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Great-value Irish restaurants: 13 places to go for dinner

Part of the Irish Times guide to 100 great-value restaurants, cafes and places to eat in Ireland 2022


16 Lancaster Quay, Cork; 021-4277939,

Corkman Denis Cotter has been spreading the word about vegetable cuisine in Paradiso since 1993, using rich flavours and super seasonal ingredients. He’s recently travelled to Dublin for a series of successful pop-ups in Overends Kitchen in Airfield in Dundrum, using ingredients grown right in the estate garden. Back home in Cork, the restaurant remains relevant thanks to small plates from head chef Maedhbh Halton and a well-curated, predominantly natural wine list from sommelier Dave O’Mahony. Joanne Cronin

Da Mirco Osteria

4 Bridge Street, Cork; 021-2419480,

It’s a case of north meets south in this charming, bright, plant-lined osteria, with owner Mirco Fondrini hailing from Valtellina in northern Italy and chef Vittorio Grimaldi a native of Naples in the south. The result is outstanding Italian cooking that easily combines Italian and Irish ingredients. Sample the handmade ricotta and spinach gnocchi in sage butter, grilled free-range pork fillet rolled with lardo valtellinese in a red wine and balsamic vinegar sauce or warm up in the colder months with polenta with porcini. JC

Dillon’s Corner

68 Bridge Street, Skibbereen, Co Cork; 028-23316,

On a busy corner in Skibbereen, Ruairí Melvin Dunne and Dawn Price-Latorre’s smart bakery, deli and restaurant will stop you in your tracks. All the pizzas and breads are made with organic, unbleached flours; and Union Hall fish, meat and vegetables also get a turn in the impressive wood-burning oven. Many years spent working in Trullo and Padella in London means that the pasta is benchmark level, and unsurprisingly, the wine list is organic and natural. Corinna Hardgrave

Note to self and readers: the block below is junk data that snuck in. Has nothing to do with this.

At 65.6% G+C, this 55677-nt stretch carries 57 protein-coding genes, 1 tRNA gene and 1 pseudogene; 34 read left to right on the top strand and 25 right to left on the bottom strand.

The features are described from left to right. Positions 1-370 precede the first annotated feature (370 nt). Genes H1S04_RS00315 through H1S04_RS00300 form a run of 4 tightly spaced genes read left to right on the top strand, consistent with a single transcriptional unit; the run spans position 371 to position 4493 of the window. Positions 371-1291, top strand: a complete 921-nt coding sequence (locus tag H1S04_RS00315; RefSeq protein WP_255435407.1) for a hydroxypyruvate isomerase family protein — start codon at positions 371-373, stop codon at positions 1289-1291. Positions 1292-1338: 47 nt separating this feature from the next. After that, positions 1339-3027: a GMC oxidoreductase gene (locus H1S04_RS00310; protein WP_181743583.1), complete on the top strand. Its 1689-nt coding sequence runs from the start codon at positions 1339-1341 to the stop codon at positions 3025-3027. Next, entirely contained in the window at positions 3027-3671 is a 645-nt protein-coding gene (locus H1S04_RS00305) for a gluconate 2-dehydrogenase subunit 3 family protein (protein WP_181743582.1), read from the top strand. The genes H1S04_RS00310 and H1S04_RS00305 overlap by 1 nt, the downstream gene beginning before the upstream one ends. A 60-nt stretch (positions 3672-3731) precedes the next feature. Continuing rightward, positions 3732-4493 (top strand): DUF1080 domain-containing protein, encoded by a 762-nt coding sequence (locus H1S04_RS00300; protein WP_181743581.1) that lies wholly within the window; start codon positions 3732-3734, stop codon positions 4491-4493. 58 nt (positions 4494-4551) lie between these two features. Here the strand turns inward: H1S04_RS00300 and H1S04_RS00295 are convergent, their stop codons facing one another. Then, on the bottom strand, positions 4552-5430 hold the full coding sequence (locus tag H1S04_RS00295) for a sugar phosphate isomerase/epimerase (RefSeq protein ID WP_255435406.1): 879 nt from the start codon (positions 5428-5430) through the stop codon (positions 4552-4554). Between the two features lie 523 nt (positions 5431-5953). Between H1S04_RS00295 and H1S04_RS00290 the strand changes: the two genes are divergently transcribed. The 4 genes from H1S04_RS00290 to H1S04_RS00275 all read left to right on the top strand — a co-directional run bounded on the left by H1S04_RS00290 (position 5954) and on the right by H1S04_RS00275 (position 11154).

32 Stoneybatter, Dublin 7; 01-5527678,

Regulars swear by the smashed cucumber salad, prawn toast and basil duck in this pale pink restaurant on the busy stretch of Stoneybatter. The chef, Yang Jian, previously worked in Mak at D6 and China Sichuan, and it shows in a line-up that is mainly Sichuan, with just a few regional dishes. It’s open Sundays, which is always good to know, but you’ll need to book, as it’s a popular time. Of note is the €11.95 lunch special menu available Tuesday to Friday. CH


Margadh RHA

Royal Hibernian Academy, 15 Ely Place, Dublin 2; 085-2744859,

This may be the best-value tasting menu in the country. At €42 you can expect an eight-course parade of clever small plates, with carefully sourced produce being the thing that drives the flavour. It could be a pristine Calabrian anchovy, burrata with seasonal vegetables, or Flat Iron steak tacos. And there’s plenty to love on sommelier James Brooke’s wine list, with over a dozen options by the glass. CH


27 Church Road, Holywood, BT18 9BU; +44-28-90425665,

Noble is to be found in Holywood, a little town outside Belfast. Self-described as a seasonal bistro, with a bright and stylish upstairs diningroom, the cooking here from chef Pearson Morris is perfect modern classic. Choose from crisp braised beef and mustard remoulade, fish of the day and delectable frangipane tart with plum ripple ice cream, all enjoyed with a recommendation from their well-chosen wine list. JC


6 South Square, Townlands, Rosscarbery, Co Cork; 023-8831796,